"Yeah – right there. It's a free show, you'll enjoy yourself." I said, suddenly weary of his potential of becoming a die-hard fan.
Later, midway through our set, a flashlight beam started flickering on and off the ceiling above our heads - it wasn't in any sort of time with the music. After the song ended, he came up to the stage and began to point at our drummer, Johnny. We all looked at each other nervously and then back at the pointing mute. He made a drumming gesture and then pointed back at the drummer. Johnny held up his sticks and the mute nodded his head in agreement.
"Oh, you want his sticks. Ahhhh, OK. Heh-heh-heh."
Sidewalk Security to the rescue!! Phew! Close shave!
Being called GOD the band doesn't always attract the most desired element of conversation with strangers either. Some get very angry: "Who the hell do you think you are?!" Defensive: "Why GOD? You are asking for trouble with that name!" or just psychotic. One of the latter stopped dead in his tracks after I'd handed him a flyer and he turned around to face me – "Do you know God? I mean, really know him?" he had blood on his hands and blood had been painted in the shape of a cross upon his forehead. Help. He talked at me fairly incoherently with a demented fervor as I continued handing out flyers and doing my best to pretend not to hear a word of what he was saying. Thank God, eventually, he left.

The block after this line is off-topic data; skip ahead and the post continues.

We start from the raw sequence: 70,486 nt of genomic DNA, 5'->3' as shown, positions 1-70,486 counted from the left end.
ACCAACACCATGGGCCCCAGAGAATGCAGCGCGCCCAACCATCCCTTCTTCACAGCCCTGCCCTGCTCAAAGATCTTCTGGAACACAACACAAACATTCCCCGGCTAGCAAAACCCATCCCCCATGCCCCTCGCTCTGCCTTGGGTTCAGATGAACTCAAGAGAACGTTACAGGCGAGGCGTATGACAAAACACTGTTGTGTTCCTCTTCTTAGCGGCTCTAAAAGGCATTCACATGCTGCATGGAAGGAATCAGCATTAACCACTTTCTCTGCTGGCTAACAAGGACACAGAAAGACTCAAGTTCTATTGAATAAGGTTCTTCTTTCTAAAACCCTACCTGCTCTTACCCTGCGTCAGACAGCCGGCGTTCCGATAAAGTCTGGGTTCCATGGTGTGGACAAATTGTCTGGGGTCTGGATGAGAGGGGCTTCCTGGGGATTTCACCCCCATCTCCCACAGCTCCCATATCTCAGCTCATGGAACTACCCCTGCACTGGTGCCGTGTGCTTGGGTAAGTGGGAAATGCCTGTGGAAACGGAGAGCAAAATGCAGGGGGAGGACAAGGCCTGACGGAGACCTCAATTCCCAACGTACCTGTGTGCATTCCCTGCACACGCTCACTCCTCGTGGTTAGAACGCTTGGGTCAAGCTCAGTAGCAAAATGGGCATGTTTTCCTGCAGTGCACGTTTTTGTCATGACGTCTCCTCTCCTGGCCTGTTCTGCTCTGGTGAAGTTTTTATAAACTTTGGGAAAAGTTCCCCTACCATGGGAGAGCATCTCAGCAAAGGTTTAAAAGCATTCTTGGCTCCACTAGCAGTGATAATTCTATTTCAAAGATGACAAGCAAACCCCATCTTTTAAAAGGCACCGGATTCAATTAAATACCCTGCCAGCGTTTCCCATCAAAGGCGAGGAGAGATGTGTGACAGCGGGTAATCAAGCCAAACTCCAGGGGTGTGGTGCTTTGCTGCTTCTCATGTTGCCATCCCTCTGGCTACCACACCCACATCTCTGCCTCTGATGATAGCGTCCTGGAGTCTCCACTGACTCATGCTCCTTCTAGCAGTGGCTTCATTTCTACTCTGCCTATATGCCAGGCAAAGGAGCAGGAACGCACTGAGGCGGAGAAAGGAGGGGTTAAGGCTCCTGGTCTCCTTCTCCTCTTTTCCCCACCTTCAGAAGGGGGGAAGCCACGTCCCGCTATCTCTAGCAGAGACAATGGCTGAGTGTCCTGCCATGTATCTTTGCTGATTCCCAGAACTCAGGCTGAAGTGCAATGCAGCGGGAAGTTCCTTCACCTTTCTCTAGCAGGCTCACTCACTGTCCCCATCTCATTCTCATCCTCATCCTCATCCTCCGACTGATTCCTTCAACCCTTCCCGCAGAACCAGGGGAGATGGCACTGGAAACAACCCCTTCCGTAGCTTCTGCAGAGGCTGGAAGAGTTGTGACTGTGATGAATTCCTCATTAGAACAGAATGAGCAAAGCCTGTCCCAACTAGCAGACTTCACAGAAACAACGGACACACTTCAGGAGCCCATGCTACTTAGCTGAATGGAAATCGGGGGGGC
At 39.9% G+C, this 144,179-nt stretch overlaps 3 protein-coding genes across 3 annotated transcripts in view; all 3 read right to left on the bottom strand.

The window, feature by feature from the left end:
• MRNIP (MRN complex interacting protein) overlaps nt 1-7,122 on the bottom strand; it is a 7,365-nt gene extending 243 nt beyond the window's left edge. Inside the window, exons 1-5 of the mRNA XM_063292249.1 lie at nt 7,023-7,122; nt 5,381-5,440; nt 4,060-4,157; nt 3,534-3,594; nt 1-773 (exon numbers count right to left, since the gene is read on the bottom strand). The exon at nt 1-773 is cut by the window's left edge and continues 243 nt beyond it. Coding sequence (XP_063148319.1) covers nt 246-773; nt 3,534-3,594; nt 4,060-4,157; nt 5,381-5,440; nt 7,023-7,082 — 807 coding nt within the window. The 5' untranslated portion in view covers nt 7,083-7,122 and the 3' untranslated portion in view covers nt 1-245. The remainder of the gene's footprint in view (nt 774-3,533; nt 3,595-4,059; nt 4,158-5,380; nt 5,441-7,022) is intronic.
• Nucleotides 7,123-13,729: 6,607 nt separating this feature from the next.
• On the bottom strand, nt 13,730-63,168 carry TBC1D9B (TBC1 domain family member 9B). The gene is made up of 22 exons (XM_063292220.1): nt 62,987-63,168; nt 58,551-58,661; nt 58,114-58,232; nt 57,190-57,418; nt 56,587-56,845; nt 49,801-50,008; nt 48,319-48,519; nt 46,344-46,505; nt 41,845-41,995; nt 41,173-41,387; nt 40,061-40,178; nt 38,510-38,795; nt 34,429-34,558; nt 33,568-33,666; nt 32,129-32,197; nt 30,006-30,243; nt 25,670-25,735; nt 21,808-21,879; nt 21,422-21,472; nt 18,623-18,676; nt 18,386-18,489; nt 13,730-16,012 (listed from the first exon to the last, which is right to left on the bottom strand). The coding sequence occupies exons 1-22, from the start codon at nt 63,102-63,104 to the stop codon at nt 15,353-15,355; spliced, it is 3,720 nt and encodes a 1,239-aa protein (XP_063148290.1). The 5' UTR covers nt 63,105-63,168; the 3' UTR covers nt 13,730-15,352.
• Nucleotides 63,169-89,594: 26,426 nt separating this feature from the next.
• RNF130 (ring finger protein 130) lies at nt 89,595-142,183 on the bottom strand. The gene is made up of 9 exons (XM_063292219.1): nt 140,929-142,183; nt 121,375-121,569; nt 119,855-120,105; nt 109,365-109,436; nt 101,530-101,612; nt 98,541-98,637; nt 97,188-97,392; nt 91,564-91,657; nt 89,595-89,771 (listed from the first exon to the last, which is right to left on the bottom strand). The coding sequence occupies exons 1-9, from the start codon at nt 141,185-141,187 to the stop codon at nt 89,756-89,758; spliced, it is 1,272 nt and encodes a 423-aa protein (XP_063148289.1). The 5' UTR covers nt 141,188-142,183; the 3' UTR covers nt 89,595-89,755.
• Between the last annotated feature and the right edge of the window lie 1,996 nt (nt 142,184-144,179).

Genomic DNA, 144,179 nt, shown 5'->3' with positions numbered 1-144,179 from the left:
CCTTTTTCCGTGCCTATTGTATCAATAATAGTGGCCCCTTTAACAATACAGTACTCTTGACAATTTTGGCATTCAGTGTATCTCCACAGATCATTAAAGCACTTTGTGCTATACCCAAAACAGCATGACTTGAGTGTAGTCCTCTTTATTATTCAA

The most notable fan that we've attracted has been Joe, The Lifter. We met him on one sunny day in central park after he spotted Danny (the other singer in GOD) and myself standing over near a tree. "Are you guys going to perform?" he asked randomly. "Sure, we'll perform," we responded and then burst into some improvised hoo-ha with a kazoo and a jew's harp. Ta-Da! "Is it alright if I lift you?" he asked next. "Um… sure," Danny ventured. And wouldn't ya know it? Joe lowered his body, squeezed Danny around the waste and lifted him off the ground and carried him around for about 30 seconds before setting him down again. One by one, he lifted each of us there on that bright afternoon (with the notable exception of my girlfriend).